Prague Half Marathon

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Prague Half Marathon
Crossing the Vltava river via Mánes Bridge, 2010
DateLate March/Early April
LocationPrague, Czech Republic
Event typeRoad
DistanceHalf marathon
Primary sponsorSportisimo
Established1999 (24 years ago) (1999)
Course recordsMen's: 58:47 (2007)
Ethiopia Atsedu Tsegay
Women's: 1:04:52 (2017)
Kenya Joyciline Jepkosgei
Official sitePrague Half Marathon
Participants6,740 finishers (2022)
10,529 (2019)
2013 winner Zersenay Tadese crossing the Čech Bridge with four other runners, minutes before the finish
The Rudolfinum auditorium, location of the race start and finish

The Prague Half Marathon (known as the Sportisimo Prague Half Marathon for sponsorship reasons) is an annual half marathon road running event which takes place in Spring on the city streets of Prague, Czech Republic, first held in 1999. It is managed by the same organisation that holds the Prague Marathon in May.[1] The race has a loop course, starting and ending in Jan Palach Square near the Rudolfinum, and largely follows the Vltava river.[2] The competition has enjoyed an increasing level of participation, with around 6500 participants in 2009 and almost 8500 runners taking part in the 2010 event.[3][4]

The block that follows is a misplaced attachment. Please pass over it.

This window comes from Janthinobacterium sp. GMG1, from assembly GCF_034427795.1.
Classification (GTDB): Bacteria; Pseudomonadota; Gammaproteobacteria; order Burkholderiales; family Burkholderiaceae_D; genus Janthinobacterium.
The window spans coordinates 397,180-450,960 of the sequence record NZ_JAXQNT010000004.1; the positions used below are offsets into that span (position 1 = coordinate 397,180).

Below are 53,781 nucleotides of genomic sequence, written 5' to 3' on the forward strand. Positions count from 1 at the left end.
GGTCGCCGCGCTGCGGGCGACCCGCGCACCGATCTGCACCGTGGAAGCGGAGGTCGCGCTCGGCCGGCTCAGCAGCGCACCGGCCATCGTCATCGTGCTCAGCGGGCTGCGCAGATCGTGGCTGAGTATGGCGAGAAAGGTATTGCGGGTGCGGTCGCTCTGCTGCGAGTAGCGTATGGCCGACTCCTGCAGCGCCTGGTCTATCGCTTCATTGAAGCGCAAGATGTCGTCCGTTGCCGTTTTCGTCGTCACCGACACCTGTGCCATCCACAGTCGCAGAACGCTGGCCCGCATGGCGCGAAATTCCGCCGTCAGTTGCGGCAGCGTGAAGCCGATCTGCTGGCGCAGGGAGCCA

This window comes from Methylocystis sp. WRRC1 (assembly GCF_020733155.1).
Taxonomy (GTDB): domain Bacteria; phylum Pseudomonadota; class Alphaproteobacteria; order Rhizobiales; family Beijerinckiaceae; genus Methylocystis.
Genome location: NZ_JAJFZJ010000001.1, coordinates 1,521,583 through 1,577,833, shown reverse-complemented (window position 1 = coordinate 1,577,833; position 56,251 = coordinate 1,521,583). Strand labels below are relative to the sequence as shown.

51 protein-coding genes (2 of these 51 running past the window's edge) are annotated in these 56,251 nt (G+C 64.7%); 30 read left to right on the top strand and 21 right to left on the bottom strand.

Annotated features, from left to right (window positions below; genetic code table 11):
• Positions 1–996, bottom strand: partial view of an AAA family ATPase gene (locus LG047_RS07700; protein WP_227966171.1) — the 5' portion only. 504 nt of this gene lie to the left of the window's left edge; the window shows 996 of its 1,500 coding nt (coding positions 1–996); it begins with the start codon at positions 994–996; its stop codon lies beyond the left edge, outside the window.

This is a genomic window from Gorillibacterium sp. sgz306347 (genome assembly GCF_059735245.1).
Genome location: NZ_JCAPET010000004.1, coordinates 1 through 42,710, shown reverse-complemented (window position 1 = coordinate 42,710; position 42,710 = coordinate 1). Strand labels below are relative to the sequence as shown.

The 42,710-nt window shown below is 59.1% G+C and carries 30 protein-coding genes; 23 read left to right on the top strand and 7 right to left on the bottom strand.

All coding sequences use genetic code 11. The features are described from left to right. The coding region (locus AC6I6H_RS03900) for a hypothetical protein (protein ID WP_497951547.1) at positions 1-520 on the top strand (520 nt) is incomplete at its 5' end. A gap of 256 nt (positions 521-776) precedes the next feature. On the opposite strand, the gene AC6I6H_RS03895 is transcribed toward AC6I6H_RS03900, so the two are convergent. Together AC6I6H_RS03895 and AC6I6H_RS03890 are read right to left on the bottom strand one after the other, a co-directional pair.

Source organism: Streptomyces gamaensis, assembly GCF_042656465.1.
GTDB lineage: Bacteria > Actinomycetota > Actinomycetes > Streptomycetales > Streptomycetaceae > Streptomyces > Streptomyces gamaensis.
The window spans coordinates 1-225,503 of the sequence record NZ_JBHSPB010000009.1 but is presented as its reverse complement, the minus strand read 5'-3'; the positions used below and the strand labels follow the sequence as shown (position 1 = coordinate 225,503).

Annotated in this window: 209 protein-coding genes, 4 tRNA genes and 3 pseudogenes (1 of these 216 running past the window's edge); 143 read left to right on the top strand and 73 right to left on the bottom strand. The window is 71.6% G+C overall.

The Prague Half Marathon holds World Athletics Gold Label Road Race status.[5] Joyciline Jepkosgei set the half marathon world record at the time during this race with a time of 1:04:52 in 2017.[a]


The half marathon was first held in 1999.[6]

In 2006, a corporate team half marathon relay event was added to the day's programme of events – each company being represented by four runners each covering equal legs of 5.27 km. Around 100 teams and 50 business and institutions were present for the first race.[7]

Atsedu Tsegay holds the men's course record of 58:47 minutes (set in 2012), while Joyciline Jepkosgei's mark of 64:52 minutes (set in 2017) is the best achieved by a woman in the Prague race and a world record at the time.[a] Both of these times are the fastest ever run in the Czech Republic for the half marathon.[10][11]

The 2020 edition of the race was cancelled due to the coronavirus pandemic, with all registrants given the option of transferring their entry to 2021 or 2022.[b][13][14]